E. C. HERBERT. The Greatest Rail Strike in History: Death Rides the 401. Createspace. 328 pages; paperback, $9.79; Kindle, $.99. Amazon.com.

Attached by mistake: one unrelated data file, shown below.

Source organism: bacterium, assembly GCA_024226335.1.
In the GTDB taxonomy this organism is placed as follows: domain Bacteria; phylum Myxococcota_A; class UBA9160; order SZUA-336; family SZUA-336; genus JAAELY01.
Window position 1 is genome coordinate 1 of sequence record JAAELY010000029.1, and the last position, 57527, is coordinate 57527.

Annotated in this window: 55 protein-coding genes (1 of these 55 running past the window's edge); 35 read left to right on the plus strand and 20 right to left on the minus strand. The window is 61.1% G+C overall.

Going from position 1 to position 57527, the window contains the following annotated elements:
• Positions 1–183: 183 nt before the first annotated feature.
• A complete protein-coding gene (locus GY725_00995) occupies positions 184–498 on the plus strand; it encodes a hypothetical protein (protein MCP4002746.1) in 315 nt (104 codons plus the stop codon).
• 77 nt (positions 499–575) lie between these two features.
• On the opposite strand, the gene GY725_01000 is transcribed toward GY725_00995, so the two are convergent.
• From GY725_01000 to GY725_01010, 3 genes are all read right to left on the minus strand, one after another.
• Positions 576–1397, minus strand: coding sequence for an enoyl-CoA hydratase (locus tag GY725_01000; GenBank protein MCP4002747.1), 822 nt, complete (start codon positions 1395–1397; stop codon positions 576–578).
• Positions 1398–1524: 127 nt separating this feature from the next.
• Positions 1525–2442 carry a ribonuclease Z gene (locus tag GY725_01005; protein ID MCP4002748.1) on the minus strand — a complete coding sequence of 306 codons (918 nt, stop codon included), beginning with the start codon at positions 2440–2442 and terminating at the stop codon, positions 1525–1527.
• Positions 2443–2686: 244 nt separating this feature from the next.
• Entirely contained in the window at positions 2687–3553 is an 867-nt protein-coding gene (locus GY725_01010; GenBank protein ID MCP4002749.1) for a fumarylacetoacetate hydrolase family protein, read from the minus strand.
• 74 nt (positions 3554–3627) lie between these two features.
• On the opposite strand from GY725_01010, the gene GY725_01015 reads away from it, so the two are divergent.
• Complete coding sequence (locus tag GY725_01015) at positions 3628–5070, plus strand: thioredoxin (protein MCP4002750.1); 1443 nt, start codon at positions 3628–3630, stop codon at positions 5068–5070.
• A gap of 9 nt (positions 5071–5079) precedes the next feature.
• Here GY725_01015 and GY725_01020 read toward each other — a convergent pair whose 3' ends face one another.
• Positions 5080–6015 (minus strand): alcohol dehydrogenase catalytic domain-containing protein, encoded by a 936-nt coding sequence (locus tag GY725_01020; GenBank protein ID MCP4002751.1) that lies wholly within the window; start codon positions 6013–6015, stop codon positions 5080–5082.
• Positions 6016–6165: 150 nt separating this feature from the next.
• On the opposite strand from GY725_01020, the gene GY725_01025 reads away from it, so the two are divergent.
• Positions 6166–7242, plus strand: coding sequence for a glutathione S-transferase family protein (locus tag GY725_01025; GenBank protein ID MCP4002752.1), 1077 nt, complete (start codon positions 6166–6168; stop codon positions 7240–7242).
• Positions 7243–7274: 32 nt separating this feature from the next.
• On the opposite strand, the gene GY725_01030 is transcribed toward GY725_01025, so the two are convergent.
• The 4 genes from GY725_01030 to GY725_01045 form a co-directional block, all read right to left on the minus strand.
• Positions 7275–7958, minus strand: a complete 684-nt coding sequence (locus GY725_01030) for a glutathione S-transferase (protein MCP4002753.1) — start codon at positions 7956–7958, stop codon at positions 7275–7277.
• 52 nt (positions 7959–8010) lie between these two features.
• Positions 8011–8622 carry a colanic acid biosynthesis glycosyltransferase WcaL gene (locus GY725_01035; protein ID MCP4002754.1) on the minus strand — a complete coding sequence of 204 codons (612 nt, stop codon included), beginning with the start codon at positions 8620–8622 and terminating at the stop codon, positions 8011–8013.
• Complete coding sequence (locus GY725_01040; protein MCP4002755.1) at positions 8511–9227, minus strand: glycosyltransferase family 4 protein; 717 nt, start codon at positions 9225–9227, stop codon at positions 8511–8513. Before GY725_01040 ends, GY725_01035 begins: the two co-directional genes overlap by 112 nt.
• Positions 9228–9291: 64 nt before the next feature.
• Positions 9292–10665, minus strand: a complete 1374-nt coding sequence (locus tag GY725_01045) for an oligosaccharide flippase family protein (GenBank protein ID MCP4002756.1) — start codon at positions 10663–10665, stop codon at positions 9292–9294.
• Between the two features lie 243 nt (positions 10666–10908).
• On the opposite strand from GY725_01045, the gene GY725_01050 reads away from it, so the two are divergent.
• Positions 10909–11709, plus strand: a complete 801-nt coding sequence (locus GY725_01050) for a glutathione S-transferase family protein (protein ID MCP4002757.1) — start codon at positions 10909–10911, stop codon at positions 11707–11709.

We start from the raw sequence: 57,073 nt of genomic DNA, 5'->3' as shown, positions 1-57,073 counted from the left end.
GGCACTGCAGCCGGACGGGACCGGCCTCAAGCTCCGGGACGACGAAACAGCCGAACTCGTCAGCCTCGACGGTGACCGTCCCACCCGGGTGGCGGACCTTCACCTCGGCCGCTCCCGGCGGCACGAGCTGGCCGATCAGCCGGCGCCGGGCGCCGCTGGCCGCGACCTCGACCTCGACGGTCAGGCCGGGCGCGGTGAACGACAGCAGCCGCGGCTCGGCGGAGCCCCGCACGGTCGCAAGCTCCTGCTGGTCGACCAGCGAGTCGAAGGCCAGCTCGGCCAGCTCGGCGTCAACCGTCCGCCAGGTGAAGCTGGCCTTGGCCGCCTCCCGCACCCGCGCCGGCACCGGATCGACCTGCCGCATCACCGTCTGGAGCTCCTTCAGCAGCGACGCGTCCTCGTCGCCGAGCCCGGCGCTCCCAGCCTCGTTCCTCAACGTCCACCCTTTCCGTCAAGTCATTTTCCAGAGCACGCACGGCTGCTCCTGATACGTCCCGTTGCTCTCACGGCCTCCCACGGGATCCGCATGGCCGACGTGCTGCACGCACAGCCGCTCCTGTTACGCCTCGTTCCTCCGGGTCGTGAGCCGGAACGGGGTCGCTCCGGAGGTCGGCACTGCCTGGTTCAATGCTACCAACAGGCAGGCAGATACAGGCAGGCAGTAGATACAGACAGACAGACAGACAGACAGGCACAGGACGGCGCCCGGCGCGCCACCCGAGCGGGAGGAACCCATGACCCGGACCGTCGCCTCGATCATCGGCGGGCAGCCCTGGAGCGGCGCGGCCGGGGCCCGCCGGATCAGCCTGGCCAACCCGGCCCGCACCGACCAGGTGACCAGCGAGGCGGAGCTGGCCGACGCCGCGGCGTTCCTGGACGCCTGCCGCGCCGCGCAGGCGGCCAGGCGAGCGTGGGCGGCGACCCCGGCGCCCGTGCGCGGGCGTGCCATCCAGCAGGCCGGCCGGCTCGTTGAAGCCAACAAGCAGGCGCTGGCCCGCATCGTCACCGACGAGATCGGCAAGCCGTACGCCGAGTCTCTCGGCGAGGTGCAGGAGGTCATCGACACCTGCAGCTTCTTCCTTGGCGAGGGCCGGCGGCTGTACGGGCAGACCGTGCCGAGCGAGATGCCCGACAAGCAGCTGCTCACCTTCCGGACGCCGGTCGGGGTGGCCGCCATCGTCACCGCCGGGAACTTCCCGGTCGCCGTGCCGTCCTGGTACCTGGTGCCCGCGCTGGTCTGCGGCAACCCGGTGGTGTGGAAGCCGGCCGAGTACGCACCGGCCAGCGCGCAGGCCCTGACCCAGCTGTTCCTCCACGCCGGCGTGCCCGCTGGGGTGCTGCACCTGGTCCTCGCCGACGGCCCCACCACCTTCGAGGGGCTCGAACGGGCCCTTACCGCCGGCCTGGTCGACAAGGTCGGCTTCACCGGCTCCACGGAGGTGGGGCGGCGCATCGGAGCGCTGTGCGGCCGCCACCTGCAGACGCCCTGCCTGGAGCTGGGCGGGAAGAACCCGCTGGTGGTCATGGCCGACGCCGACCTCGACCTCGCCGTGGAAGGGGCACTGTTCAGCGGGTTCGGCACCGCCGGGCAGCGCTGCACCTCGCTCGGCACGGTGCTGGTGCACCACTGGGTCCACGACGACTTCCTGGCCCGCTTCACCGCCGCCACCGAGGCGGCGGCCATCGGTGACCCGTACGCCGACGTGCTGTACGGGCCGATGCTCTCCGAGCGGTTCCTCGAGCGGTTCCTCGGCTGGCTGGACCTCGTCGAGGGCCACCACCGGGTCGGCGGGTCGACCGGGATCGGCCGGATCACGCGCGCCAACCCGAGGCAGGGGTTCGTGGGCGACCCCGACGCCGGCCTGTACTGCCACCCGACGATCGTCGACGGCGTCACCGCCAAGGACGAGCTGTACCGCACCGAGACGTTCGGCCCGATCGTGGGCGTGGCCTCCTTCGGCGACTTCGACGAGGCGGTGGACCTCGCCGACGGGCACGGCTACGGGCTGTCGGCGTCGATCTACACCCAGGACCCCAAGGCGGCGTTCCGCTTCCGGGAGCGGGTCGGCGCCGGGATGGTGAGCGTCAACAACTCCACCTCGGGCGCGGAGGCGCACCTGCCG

William O’Toole, an ex-gunfighter and now ex-worker for the Baltimore & Ohio Railroad, was fed up with the way the railroad workers were being underpaid and mistreated by the company. Something had to be done, and he was the man to see that it got done. O’Toole began, in early July of 1877, to rally the workers into a strike, to force the heads of the B & O Railroad to give them fair pay for the work they’d been doing for years. Former Confederate Major Randall McMasters, with his own hand-picked band of Regulators and a Pinkerton detective hired to stay in the shadows and guard him, boarded the 401, one of the locomotives owned by B & O, and headed out for Pittsburgh from Martinsburg, West Virginia. Each man had an agenda. One to bring the B & O Railroad to its knees, the other to stop an impending bloody war.